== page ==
46. A particular problem experienced by the last tranche of new members was in training sufficient officers to meet the English language requirements for staff posts allocated to each of the countries at NATO HQ. Some of the current applicants have learned from this. In Romania, for example, we were told that the level of English amongst officers was already better than in some existing NATO members. Over 700 officers are already capable of meeting NATO standards, and a larger pool will be available by early 2004. Romania has also identified the posts within its own Ministry of National Defence which will require proficiency in English and is focusing efforts on senior officers. The Baltic Defence College, which trains officers of the three Baltic States, conducts its teaching in English.

47. Those within NATO to whom we spoke informally believed that the MAP process had encouraged applicants to be frank about their capabilities. The fact that the present tranche could offer only very limited capabilities was not regarded as an unmanageable problem, provided there was a clear commitment to improve.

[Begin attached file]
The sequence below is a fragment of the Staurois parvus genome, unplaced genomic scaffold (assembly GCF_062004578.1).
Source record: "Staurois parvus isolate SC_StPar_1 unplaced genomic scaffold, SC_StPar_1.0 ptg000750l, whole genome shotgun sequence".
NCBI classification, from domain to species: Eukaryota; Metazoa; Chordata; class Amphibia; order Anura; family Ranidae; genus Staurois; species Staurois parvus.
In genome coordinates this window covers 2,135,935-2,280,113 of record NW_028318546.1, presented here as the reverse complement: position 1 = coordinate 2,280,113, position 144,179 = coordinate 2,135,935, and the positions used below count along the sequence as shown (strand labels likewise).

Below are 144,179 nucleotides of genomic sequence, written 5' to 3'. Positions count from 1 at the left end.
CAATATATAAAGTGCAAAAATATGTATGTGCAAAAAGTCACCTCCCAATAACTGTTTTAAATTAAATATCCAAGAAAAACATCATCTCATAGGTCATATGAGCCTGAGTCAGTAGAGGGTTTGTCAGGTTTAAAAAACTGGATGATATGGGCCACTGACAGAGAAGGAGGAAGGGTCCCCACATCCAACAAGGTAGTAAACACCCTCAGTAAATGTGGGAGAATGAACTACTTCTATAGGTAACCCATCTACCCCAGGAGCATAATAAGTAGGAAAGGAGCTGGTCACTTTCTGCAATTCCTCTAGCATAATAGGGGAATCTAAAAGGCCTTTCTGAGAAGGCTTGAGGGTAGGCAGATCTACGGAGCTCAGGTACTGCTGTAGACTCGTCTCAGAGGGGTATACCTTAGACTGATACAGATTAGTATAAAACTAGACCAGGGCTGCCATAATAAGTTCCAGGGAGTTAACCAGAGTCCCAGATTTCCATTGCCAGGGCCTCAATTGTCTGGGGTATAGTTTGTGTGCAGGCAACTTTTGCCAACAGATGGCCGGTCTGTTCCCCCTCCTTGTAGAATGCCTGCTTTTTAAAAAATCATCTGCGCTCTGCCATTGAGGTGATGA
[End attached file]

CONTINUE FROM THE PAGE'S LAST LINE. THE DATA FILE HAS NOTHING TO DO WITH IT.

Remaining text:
48. We were told that the additional contribution to the NATO budget if most of the applicants were admitted would be low—probably around 2-3 per cent of the current budget. There would be some costs involved in assisting new members with essential infrastructure, particularly air defence and communications, but this was regarded as being manageable. Worries that enlargement would result in large sums of additional expenditure for NATO featured prominently during the last round of enlargement in 1997 and proved to be unwarranted.[50] There are also a number of important issues which a substantial enlargement will raise concerning NATO's internal decision-making and administrative structures, which we discuss below (see paragraphs 142-149).

The enlargement process after Prague

49. At the meeting of NATO ministers at Reykjavik in May, applicants were encouraged to intensify their efforts to meet the MAP criteria, both up to and beyond the Prague Summit and a timescale for enlargement was set out, with the goal of accession on a common date.[51] By the time of the Prague Summit, applicants are expected to have demonstrated—